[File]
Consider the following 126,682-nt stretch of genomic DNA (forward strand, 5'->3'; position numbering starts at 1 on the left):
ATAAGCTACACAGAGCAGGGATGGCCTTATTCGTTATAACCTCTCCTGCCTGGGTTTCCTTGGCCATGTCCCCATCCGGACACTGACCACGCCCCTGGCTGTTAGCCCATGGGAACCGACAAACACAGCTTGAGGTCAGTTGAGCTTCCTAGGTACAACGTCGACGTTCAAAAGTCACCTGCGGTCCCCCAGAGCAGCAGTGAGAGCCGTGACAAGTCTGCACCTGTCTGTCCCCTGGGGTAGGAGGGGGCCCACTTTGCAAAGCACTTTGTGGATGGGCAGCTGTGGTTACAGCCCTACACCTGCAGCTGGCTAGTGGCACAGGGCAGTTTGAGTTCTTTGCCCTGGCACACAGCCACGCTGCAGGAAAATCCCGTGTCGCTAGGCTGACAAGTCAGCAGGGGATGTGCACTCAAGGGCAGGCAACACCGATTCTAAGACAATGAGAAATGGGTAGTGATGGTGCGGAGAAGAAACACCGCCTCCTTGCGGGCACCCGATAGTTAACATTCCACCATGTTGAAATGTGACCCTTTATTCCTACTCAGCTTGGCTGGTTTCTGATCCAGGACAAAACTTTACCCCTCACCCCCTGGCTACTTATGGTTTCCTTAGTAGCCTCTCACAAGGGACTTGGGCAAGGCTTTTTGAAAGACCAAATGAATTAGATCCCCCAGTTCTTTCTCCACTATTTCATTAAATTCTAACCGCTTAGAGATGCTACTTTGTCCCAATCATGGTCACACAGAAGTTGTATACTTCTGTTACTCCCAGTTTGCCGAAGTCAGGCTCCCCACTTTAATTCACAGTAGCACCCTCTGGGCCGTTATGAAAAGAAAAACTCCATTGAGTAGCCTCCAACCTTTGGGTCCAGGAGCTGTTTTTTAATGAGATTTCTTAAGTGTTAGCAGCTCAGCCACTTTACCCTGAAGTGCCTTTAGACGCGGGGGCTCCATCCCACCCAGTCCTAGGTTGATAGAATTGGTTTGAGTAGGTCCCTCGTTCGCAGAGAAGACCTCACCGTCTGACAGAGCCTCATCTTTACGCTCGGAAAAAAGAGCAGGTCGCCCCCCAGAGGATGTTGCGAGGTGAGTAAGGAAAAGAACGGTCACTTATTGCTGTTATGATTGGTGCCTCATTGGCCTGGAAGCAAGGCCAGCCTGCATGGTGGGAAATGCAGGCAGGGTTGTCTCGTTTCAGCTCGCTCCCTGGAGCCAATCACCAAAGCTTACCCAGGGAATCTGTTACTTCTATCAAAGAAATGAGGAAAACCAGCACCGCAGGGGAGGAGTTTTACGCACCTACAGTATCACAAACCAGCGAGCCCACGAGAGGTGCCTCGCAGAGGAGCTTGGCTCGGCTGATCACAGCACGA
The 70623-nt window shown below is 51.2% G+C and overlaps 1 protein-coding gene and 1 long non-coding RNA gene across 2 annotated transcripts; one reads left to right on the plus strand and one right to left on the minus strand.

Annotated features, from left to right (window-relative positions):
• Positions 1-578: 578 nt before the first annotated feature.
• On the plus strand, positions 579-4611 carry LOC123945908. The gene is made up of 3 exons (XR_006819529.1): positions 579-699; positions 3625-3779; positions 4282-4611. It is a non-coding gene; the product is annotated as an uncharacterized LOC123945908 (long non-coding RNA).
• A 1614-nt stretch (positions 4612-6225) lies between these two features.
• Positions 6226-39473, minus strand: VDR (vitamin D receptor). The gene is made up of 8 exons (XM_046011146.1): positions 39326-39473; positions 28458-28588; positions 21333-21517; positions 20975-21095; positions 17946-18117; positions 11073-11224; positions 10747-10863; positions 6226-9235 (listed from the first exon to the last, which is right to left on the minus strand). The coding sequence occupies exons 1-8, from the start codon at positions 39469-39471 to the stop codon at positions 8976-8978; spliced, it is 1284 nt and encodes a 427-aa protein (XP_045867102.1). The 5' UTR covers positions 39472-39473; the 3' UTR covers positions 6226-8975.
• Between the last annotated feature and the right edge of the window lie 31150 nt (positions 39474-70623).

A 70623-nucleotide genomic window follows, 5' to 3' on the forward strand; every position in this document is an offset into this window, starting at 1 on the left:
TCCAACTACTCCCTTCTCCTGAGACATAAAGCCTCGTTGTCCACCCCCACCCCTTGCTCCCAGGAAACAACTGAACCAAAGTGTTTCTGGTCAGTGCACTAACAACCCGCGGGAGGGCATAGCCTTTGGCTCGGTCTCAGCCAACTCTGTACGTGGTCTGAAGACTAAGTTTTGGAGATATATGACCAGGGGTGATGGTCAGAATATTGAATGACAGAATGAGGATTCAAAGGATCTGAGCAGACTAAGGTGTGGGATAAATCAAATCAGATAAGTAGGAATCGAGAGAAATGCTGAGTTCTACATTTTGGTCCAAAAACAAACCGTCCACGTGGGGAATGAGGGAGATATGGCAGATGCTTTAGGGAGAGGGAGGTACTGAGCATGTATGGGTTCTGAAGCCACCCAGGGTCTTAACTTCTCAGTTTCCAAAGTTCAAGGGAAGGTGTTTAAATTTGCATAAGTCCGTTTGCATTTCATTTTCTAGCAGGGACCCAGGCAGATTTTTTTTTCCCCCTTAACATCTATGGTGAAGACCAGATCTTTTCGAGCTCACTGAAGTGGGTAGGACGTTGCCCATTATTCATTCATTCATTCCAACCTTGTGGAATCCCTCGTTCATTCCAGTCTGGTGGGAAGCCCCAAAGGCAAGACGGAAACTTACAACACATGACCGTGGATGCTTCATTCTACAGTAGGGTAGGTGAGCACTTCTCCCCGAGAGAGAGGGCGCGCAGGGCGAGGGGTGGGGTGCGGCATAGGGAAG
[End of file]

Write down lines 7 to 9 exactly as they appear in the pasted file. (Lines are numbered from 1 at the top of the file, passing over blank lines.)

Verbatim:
• A 1614-nt stretch (positions 4612-6225) lies between these two features.
• Positions 6226-39473, minus strand: VDR (vitamin D receptor). The gene is made up of 8 exons (XM_046011146.1): positions 39326-39473; positions 28458-28588; positions 21333-21517; positions 20975-21095; positions 17946-18117; positions 11073-11224; positions 10747-10863; positions 6226-9235 (listed from the first exon to the last, which is right to left on the minus strand). The coding sequence occupies exons 1-8, from the start codon at positions 39469-39471 to the stop codon at positions 8976-8978; spliced, it is 1284 nt and encodes a 427-aa protein (XP_045867102.1). The 5' UTR covers positions 39472-39473; the 3' UTR covers positions 6226-8975.
• Between the last annotated feature and the right edge of the window lie 31150 nt (positions 39474-70623).